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AIDS. 2006 Oct 3;20(15):1955-60.

In resource-limited settings good early outcomes can be achieved in children using adult fixed-dose combination antiretroviral therapy.

Author information

  • 1AIDS Working Group, Medecins Sans Frontieres, Plantage Middenlaan 14, 1001 EA Amsterdam, The Netherlands. daniel.obrien@amsterdam.msf.org

Abstract

OBJECTIVES:

To (a) determine early treatment outcomes and (b) assess safety in children treated with adult fixed-dose combination (FDC) antiretroviral tablets.

SETTING:

Sixteen Medecins Sans Frontieres (MSF) HIV programs in eight countries in resource-limited settings (RLS).

METHODS:

Analysis of routine program data gathered June 2001 to March 2005.

RESULTS:

A total of 1184 children [median age, 7 years; inter-quartile range (IQR), 4.6-9.3] were treated with antiretroviral therapy (ART) of whom 616(52%) were male. At ART initiation, Centres for Disease Control stages N, A, B and C were 9, 14, 38 and 39%, respectively. Children were followed up for a median period of 6 months (IQR, 2-12 months). At 12 months the median CD4 percentage gain in children aged 18-59 months was 15% (IQR, 6-18%), and the percentage with CD4 gain < 15% was reduced from 85% at baseline to 11%. In those aged 60-156 months, median CD4 cell count gain was 275 cells/microl (IQR, 84-518 cells/microl), and the percentage with CD4 < 200 cells/mul reduced from 51% at baseline to 11%. Treatment outcomes included; 1012 (85%) alive and on ART, 36 (3%) deaths, 15 (1%) stopped ART, 89 (8%) lost to follow-up, and 31 (3%) with unknown outcomes. Overall probability of survival at 12 months was 0.87 (0.84-0.89). Side effects caused a change to alternative antiretroviral drugs in 26 (2%) but no deaths.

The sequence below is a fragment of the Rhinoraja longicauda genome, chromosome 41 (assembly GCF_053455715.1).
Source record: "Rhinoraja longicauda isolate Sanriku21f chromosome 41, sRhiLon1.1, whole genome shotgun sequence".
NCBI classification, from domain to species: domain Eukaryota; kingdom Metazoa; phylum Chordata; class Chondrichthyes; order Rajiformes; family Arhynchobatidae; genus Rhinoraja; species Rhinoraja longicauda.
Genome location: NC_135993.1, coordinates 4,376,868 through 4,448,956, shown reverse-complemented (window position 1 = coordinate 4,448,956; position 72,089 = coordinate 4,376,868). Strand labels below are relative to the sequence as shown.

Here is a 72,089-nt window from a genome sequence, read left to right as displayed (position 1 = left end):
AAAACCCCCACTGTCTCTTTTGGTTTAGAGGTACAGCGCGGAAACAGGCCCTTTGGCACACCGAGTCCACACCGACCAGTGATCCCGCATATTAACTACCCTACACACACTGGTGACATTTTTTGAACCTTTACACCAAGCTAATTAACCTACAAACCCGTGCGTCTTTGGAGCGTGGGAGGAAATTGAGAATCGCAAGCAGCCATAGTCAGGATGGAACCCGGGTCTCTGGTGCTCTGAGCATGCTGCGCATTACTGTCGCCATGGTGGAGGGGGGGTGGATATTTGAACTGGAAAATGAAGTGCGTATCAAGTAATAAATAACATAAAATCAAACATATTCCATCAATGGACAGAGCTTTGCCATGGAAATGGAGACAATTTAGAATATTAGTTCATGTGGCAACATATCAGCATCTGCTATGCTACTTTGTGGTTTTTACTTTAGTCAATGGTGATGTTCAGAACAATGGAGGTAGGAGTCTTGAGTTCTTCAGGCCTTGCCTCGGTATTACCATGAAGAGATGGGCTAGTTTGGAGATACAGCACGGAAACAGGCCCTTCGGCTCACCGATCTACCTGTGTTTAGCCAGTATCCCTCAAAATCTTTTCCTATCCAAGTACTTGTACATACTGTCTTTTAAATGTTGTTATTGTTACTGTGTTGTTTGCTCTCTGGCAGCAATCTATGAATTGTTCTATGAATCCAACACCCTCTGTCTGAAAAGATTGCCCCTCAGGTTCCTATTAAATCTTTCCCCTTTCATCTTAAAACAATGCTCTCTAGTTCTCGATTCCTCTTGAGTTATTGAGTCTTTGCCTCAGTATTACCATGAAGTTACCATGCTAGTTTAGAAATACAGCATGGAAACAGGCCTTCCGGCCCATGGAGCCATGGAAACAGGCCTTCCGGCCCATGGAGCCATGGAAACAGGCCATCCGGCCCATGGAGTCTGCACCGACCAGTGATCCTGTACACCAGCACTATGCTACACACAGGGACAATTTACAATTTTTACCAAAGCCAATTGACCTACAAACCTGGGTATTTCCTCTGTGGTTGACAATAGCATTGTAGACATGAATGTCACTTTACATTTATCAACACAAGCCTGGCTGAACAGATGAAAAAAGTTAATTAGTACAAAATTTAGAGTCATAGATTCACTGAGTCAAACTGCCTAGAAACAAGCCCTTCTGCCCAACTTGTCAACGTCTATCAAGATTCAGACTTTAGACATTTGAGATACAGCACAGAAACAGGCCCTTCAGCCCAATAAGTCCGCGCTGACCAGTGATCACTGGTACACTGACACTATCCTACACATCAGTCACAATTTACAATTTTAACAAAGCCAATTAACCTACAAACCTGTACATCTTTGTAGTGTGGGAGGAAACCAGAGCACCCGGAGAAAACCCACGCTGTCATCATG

CONCLUSIONS:

Very satisfactory early outcomes can be achieved in children in RLS using generic adult FDC antiretroviral tablets. These findings strongly favour their use as an "interim solution" for scaling-up ART in children; however, more appropriate pediatric antiretroviral drugs remain urgently needed.

PMID:
16988517
[PubMed - indexed for MEDLINE]
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